Op-Ed: No land for Pakistan’s Ahmadis

We as a nation are very globally conscious; when the Muslim teenager in Texas was arrested for making a clock, we headed towards social media to highlight Islamophobia in the West, when Muslim actors faced criticism in India, we made sure that the Hindu nationalists knew that we were listening, but when it comes down to our own discriminatory behaviour towards Ahmadis we tend to remain silent.

​A few weeks back, our ‘enlightened’ citizens decided to put their faith in gossip, appointing themselves as judge, jury, and executioner they marched towards defending their religion from the wraths of a defenseless community. Burning down a factory and a mosque while displacing dozen’s of people, these self-appointed crusaders may have slept that night thinking that they had protected their city from the ruthless arms of minorities.

But the same night, two-year-old Sabiha Ahmad was among dozens who were forced to flee the city, leaving behind their livelihoods, these families now face uncertainty in a nation that refuses to recognize her or her kind. The response of the media, the people and the government remained lukewarm at best, ignoring the underlying problem of bigotry in our society, the government chooses to remain silent rather than take on the conservative electorate.

The prosecution of Ahmadis is nothing new, Pakistan has gone out of her way to isolate and victimise the community just because their religious belief doesn’t correlate with the beliefs of the majority. Even going as far as passing constitutional amendments that unfairly targets Ahmadi’s. Even universities, which are supposed to be hubs of intellectual curiosity and social change, aren’t immune to integrating this blatant form of discrimination, one of the leading engineering schools in the country ask’s for an oath from facility to make sure they don’t accidentally hire an Ahmadi.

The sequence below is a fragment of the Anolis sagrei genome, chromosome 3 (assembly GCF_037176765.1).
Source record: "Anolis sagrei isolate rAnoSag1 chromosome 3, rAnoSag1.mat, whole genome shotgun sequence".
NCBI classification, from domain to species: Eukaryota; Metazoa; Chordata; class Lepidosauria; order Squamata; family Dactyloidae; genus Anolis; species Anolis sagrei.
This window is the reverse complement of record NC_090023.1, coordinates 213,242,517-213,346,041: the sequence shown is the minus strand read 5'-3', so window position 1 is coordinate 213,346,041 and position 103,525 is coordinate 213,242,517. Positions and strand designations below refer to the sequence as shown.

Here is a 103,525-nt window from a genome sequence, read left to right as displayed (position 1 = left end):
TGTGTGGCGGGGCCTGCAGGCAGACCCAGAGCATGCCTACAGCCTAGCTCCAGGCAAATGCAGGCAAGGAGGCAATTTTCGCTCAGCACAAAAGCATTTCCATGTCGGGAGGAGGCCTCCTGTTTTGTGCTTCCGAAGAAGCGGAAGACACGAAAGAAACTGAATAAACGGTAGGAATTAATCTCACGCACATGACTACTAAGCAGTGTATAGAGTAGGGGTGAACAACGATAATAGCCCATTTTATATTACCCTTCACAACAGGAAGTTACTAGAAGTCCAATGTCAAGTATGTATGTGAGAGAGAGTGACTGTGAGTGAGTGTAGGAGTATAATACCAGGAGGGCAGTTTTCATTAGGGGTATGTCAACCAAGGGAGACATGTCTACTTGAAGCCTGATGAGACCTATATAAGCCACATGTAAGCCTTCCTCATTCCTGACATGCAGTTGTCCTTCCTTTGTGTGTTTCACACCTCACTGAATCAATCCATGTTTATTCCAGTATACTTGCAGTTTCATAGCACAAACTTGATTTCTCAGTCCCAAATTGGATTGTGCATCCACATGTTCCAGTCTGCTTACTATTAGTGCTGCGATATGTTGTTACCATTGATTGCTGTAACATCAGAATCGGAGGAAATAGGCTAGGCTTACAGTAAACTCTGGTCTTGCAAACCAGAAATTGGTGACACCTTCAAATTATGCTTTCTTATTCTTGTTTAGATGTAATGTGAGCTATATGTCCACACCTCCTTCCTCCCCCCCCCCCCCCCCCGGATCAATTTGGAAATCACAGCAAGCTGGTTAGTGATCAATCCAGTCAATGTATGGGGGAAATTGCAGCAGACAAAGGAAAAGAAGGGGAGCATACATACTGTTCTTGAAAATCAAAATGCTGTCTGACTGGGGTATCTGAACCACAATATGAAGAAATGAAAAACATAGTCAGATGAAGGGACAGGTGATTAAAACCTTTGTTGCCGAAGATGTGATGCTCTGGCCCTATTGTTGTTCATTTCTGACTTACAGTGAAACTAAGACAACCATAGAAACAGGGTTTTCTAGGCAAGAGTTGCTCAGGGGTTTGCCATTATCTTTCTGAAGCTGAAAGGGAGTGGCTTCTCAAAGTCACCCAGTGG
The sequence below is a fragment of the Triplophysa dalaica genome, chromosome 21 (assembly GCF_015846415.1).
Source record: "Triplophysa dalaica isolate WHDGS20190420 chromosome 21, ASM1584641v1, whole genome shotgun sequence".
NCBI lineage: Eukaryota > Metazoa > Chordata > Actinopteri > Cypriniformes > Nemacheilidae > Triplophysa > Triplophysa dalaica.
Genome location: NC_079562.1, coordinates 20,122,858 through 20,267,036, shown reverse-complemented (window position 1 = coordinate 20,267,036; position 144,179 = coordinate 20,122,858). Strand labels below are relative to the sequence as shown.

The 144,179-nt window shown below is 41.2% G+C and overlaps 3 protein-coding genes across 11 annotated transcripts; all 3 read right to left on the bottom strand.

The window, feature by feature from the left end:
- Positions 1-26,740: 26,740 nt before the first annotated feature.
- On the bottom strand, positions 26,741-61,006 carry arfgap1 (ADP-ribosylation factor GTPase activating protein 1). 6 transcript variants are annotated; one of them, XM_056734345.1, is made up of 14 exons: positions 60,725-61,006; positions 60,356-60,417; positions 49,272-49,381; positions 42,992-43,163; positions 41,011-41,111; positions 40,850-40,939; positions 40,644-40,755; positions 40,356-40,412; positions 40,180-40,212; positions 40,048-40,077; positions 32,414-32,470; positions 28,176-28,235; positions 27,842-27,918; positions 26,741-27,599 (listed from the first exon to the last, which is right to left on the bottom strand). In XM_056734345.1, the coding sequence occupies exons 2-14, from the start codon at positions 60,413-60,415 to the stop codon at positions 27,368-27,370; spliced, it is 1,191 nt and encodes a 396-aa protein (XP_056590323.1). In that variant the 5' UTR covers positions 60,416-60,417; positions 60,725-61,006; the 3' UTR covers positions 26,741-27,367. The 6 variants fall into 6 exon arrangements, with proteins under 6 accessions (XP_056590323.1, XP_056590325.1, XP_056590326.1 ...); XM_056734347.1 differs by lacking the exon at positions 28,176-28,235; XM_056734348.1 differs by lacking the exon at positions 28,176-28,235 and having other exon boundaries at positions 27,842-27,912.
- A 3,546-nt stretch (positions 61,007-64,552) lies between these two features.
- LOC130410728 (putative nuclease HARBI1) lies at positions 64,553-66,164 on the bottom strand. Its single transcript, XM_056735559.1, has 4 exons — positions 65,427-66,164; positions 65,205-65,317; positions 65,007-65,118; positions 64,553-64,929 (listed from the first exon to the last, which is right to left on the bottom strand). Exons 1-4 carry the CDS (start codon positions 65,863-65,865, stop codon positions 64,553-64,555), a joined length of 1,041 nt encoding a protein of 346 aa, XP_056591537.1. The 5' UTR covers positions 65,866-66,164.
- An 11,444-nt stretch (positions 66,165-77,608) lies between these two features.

Imagine the same incident happened in India, a mosque was burned, better yet, imagine the Indian Constitution making it illegal for Muslims to practice their religion freely, imagine it was the Sunni Muslims who would have to face this kind of harassment, intimidation, and persecution. Wouldn’t you be outraged? Yes we all would be, and fairly so, but the fact is this outrage has become conditional, Pakistanis – or at least the vast majority of them – don’t feel the sympathy or pain of the suffering of those prosecuted by us as a nation because changing ourselves is far tougher than pointing at others to change.

Ahmadis are one of many communities who face repeated prosecution in Pakistan, Shia Muslims, Christians, and Hindus haven’t been spared from these ‘social purifiers’ either. Pakistan’s only Nobel laureate in Physics, Dr. Abdus Salam, is erased from Pakistani textbooks just because he belonged from the Ahmadi community, even his tombstone wasn’t spared. According to the Sind government’s figures around 20 to 25 forced conversions take place every month in the province, mainly targeting the sidelined Hindu community. The goest’s of Gojra, a Christian colony which was burnt down, still lingers in the memories of Pakistani minorities. More recently, Pakistan’s Capital Development Authority justified its slum razing by claiming that they host a large number of Christians which could cause ‘demographic problems’ for the capital city.

We have integrated this bigoted behavior in our social fabric, we may laugh at Donald Trump for making bigoted statements towards American Muslims but our actions reflect a deeper and alarming presence of the same behavior. The fact is that today even questioning a social ill can lead one being labeled as a Jewish agent, Indian sympathizer or worse a ‘liberal’. Pakistan risks on becoming an ideologically bankrupt state, where any difference of beliefs or opinions would lead to social exclusion. In a nation where everyone is a judge, there will never be any hope of any justice.

A version of this appeared in Daily Times on 9th December 2015

Published by Shahrukh Wani

Economist at International Growth Centre, University of Oxford.

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